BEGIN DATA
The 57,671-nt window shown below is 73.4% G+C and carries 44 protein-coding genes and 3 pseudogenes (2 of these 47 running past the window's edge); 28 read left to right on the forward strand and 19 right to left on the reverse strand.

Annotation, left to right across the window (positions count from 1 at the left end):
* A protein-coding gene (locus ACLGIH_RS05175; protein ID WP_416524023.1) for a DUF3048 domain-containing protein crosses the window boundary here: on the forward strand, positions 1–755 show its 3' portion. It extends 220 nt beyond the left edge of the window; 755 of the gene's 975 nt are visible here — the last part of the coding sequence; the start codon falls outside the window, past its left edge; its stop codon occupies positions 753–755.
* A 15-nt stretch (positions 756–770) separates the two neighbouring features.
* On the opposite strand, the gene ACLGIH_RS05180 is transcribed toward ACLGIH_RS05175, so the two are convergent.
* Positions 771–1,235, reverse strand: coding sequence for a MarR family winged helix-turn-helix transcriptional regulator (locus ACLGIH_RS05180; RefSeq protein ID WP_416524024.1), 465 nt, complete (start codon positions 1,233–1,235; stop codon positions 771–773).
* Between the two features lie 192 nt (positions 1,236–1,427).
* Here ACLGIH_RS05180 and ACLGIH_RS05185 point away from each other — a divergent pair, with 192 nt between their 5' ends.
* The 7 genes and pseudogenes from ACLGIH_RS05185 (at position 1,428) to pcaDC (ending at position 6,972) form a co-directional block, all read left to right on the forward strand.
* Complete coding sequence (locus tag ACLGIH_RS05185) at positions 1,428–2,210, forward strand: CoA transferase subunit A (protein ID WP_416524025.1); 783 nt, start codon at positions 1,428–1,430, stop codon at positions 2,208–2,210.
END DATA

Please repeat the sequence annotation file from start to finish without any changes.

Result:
The 57,671-nt window shown below is 73.4% G+C and carries 44 protein-coding genes and 3 pseudogenes (2 of these 47 running past the window's edge); 28 read left to right on the forward strand and 19 right to left on the reverse strand.

Annotation, left to right across the window (positions count from 1 at the left end):
* A protein-coding gene (locus ACLGIH_RS05175; protein ID WP_416524023.1) for a DUF3048 domain-containing protein crosses the window boundary here: on the forward strand, positions 1–755 show its 3' portion. It extends 220 nt beyond the left edge of the window; 755 of the gene's 975 nt are visible here — the last part of the coding sequence; the start codon falls outside the window, past its left edge; its stop codon occupies positions 753–755.
* A 15-nt stretch (positions 756–770) separates the two neighbouring features.
* On the opposite strand, the gene ACLGIH_RS05180 is transcribed toward ACLGIH_RS05175, so the two are convergent.
* Positions 771–1,235, reverse strand: coding sequence for a MarR family winged helix-turn-helix transcriptional regulator (locus ACLGIH_RS05180; RefSeq protein ID WP_416524024.1), 465 nt, complete (start codon positions 1,233–1,235; stop codon positions 771–773).
* Between the two features lie 192 nt (positions 1,236–1,427).
* Here ACLGIH_RS05180 and ACLGIH_RS05185 point away from each other — a divergent pair, with 192 nt between their 5' ends.
* The 7 genes and pseudogenes from ACLGIH_RS05185 (at position 1,428) to pcaDC (ending at position 6,972) form a co-directional block, all read left to right on the forward strand.
* Complete coding sequence (locus tag ACLGIH_RS05185) at positions 1,428–2,210, forward strand: CoA transferase subunit A (protein ID WP_416524025.1); 783 nt, start codon at positions 1,428–1,430, stop codon at positions 2,208–2,210.